Colorado releases comprehensive guide for marijuana industry, including workplace hazards like fires and explosions

“Slips, trips and falls are hazards common to every industry, but the marijuana industry has special considerations.”

Trimmer Daniel Newkirk works inside Verde Natural's grow facility. (Kevin J. Beaty/Denverite)

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Trimmer Daniel Newkirk works inside Verde Natural's grow facility. (Kevin J. Beaty/Denverite) marijuana; pot; weed; verde natural; tommy chong; grow; agriculture; kevinjbeaty; denver; denverite; colorado;
Trimmer Daniel Newkirk works inside Verde Natural’s grow facility. (Kevin J. Beaty/Denverite)

The Colorado Department of Health and Environment released a comprehensive guide for worker safety for the marijuana industry Tuesday.

The guide took about two years to complete and is likely the first of its kind compiled by a state agency, said Roberta Smith, Occupational Health Program Manager at CDHE.

Part of the purpose of the guide, Smith said, is to remind the industry that though the federal government has not sanctioned the legalization medical and recreational marijuana, businesses in the industry are still required to follow rules from the U.S. Occupational Safety and Health Administration.

Cultivation centers, retail stores and testing facilities with more than 10 employees are required to keep a record of and report serious work-related injuries and fatalities, the Guide to Worker Safety and Health in the Marijuana Industry states.

The 79-page guide also has information on Colorado’s labor laws, workers’ compensation laws, hazardous waste laws, the Colorado Pesticide Applicator’s Act, local fire codes and other regulations specific to the retail and medical marijuana industry.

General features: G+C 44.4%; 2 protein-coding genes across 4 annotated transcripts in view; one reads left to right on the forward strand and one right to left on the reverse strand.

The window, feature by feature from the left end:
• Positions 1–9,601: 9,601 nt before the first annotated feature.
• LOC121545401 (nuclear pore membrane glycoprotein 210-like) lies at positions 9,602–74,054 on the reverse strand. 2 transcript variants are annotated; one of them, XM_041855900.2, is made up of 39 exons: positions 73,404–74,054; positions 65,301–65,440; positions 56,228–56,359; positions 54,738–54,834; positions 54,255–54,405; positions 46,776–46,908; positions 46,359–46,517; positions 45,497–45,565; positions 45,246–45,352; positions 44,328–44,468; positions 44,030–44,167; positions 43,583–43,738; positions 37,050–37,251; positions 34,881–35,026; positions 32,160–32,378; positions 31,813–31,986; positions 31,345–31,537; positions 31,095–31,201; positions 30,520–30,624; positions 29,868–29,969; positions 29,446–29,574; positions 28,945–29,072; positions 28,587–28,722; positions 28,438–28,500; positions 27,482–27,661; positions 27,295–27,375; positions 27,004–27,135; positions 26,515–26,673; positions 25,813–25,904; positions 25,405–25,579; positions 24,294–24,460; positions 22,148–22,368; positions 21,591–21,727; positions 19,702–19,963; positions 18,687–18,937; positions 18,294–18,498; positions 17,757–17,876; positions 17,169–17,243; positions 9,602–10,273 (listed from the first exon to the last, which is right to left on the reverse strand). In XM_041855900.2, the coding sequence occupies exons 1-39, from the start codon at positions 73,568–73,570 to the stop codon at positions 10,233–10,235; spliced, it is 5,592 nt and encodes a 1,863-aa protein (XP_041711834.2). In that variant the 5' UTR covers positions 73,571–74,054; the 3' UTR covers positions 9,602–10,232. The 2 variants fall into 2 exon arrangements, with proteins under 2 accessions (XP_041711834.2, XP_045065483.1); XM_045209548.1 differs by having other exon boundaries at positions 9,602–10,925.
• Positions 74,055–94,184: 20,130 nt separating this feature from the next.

“Slips, trips and falls are hazards common to every industry, but the marijuana industry has special considerations. For example, fires and explosions can occur during production of marijuana extracts and lead to fatal injuries,” Smith said in a statement announcing the guide.

Smith told Denverite the guide is not in response to workplace injuries or deaths in the industry. The state does not collect injury or illness information on businesses or industries so it’s difficult to say how the industry is performing on health and safety rules.

The data can be difficult to get at because marijuana does not yet have set codes under The North American Industry Classification System and can be filed under the branches of retail, agriculture or other industries.

At least three cannabis-related companies have been fined for occupation and safety violations since 2012, according to OSHA.

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Adrian D. Garcia

Author: Adrian D. Garcia

Adrian D. Garcia is on business and trends for Denverite, serves as treasurer for the Colorado chapter of the Society of Professional Journalists and on the board of the Denver Press Club. He can be reached at agarcia@denverite.com.